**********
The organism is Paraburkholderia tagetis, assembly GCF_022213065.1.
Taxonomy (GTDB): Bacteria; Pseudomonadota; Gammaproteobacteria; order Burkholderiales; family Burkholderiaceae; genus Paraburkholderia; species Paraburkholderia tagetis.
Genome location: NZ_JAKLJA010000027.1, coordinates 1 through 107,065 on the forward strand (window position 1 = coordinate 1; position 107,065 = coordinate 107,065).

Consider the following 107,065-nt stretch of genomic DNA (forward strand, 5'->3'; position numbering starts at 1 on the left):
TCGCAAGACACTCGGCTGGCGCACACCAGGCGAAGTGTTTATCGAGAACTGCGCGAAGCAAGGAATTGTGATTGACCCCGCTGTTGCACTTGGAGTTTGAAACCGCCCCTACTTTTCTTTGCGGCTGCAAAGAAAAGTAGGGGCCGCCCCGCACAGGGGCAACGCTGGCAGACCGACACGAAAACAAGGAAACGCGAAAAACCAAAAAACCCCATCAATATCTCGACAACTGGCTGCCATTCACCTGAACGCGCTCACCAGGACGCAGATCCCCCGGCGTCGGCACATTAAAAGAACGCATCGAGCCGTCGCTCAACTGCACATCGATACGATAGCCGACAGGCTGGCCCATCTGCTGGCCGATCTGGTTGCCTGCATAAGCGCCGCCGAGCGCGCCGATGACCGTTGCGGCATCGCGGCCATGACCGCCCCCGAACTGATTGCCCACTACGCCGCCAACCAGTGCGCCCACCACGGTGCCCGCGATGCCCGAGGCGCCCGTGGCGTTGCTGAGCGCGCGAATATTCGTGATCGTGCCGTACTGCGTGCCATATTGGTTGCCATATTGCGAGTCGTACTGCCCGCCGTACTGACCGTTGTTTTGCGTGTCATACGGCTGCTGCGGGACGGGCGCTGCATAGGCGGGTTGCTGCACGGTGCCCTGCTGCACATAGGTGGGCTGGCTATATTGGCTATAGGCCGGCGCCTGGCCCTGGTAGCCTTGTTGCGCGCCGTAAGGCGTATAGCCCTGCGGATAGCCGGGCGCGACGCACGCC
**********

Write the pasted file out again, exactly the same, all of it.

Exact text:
The organism is Paraburkholderia tagetis, assembly GCF_022213065.1.
Taxonomy (GTDB): Bacteria; Pseudomonadota; Gammaproteobacteria; order Burkholderiales; family Burkholderiaceae; genus Paraburkholderia; species Paraburkholderia tagetis.
Genome location: NZ_JAKLJA010000027.1, coordinates 1 through 107,065 on the forward strand (window position 1 = coordinate 1; position 107,065 = coordinate 107,065).

Consider the following 107,065-nt stretch of genomic DNA (forward strand, 5'->3'; position numbering starts at 1 on the left):
TCGCAAGACACTCGGCTGGCGCACACCAGGCGAAGTGTTTATCGAGAACTGCGCGAAGCAAGGAATTGTGATTGACCCCGCTGTTGCACTTGGAGTTTGAAACCGCCCCTACTTTTCTTTGCGGCTGCAAAGAAAAGTAGGGGCCGCCCCGCACAGGGGCAACGCTGGCAGACCGACACGAAAACAAGGAAACGCGAAAAACCAAAAAACCCCATCAATATCTCGACAACTGGCTGCCATTCACCTGAACGCGCTCACCAGGACGCAGATCCCCCGGCGTCGGCACATTAAAAGAACGCATCGAGCCGTCGCTCAACTGCACATCGATACGATAGCCGACAGGCTGGCCCATCTGCTGGCCGATCTGGTTGCCTGCATAAGCGCCGCCGAGCGCGCCGATGACCGTTGCGGCATCGCGGCCATGACCGCCCCCGAACTGATTGCCCACTACGCCGCCAACCAGTGCGCCCACCACGGTGCCCGCGATGCCCGAGGCGCCCGTGGCGTTGCTGAGCGCGCGAATATTCGTGATCGTGCCGTACTGCGTGCCATATTGGTTGCCATATTGCGAGTCGTACTGCCCGCCGTACTGACCGTTGTTTTGCGTGTCATACGGCTGCTGCGGGACGGGCGCTGCATAGGCGGGTTGCTGCACGGTGCCCTGCTGCACATAGGTGGGCTGGCTATATTGGCTATAGGCCGGCGCCTGGCCCTGGTAGCCTTGTTGCGCGCCGTAAGGCGTATAGCCCTGCGGATAGCCGGGCGCGACGCACGCC